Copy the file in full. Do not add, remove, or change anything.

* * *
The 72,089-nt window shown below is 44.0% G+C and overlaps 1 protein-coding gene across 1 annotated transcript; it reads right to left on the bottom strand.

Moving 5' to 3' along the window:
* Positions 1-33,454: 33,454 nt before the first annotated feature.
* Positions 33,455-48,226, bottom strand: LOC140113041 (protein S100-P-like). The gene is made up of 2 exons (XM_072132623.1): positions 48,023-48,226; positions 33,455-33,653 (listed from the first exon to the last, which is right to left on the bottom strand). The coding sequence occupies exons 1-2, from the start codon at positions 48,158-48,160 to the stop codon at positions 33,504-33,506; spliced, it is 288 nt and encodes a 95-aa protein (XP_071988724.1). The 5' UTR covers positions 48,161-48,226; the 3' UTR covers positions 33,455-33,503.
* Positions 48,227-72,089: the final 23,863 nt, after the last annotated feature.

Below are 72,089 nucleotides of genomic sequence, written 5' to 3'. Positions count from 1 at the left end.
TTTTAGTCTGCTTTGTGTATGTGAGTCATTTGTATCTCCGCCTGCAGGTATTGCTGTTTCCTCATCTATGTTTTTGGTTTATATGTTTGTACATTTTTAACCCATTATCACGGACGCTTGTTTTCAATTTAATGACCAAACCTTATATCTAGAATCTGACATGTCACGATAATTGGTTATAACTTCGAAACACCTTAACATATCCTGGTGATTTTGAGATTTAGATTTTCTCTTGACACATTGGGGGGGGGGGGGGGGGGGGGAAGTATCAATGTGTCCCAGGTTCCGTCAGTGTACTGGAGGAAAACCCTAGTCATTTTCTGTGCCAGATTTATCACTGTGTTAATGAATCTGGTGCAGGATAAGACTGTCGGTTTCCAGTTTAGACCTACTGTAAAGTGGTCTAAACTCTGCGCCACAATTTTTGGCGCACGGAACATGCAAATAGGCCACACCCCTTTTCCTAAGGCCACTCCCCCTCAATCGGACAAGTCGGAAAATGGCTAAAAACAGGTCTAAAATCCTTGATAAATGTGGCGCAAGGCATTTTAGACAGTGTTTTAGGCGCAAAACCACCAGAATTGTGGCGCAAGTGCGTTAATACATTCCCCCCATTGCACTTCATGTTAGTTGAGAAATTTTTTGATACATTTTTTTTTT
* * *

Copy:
The 72,089-nt window shown below is 44.0% G+C and overlaps 1 protein-coding gene across 1 annotated transcript; it reads right to left on the bottom strand.

Moving 5' to 3' along the window:
* Positions 1-33,454: 33,454 nt before the first annotated feature.
* Positions 33,455-48,226, bottom strand: LOC140113041 (protein S100-P-like). The gene is made up of 2 exons (XM_072132623.1): positions 48,023-48,226; positions 33,455-33,653 (listed from the first exon to the last, which is right to left on the bottom strand). The coding sequence occupies exons 1-2, from the start codon at positions 48,158-48,160 to the stop codon at positions 33,504-33,506; spliced, it is 288 nt and encodes a 95-aa protein (XP_071988724.1). The 5' UTR covers positions 48,161-48,226; the 3' UTR covers positions 33,455-33,503.
* Positions 48,227-72,089: the final 23,863 nt, after the last annotated feature.

Below are 72,089 nucleotides of genomic sequence, written 5' to 3'. Positions count from 1 at the left end.
TTTTAGTCTGCTTTGTGTATGTGAGTCATTTGTATCTCCGCCTGCAGGTATTGCTGTTTCCTCATCTATGTTTTTGGTTTATATGTTTGTACATTTTTAACCCATTATCACGGACGCTTGTTTTCAATTTAATGACCAAACCTTATATCTAGAATCTGACATGTCACGATAATTGGTTATAACTTCGAAACACCTTAACATATCCTGGTGATTTTGAGATTTAGATTTTCTCTTGACACATTGGGGGGGGGGGGGGGGGGGGGAAGTATCAATGTGTCCCAGGTTCCGTCAGTGTACTGGAGGAAAACCCTAGTCATTTTCTGTGCCAGATTTATCACTGTGTTAATGAATCTGGTGCAGGATAAGACTGTCGGTTTCCAGTTTAGACCTACTGTAAAGTGGTCTAAACTCTGCGCCACAATTTTTGGCGCACGGAACATGCAAATAGGCCACACCCCTTTTCCTAAGGCCACTCCCCCTCAATCGGACAAGTCGGAAAATGGCTAAAAACAGGTCTAAAATCCTTGATAAATGTGGCGCAAGGCATTTTAGACAGTGTTTTAGGCGCAAAACCACCAGAATTGTGGCGCAAGTGCGTTAATACATTCCCCCCATTGCACTTCATGTTAGTTGAGAAATTTTTTGATACATTTTTTTTTT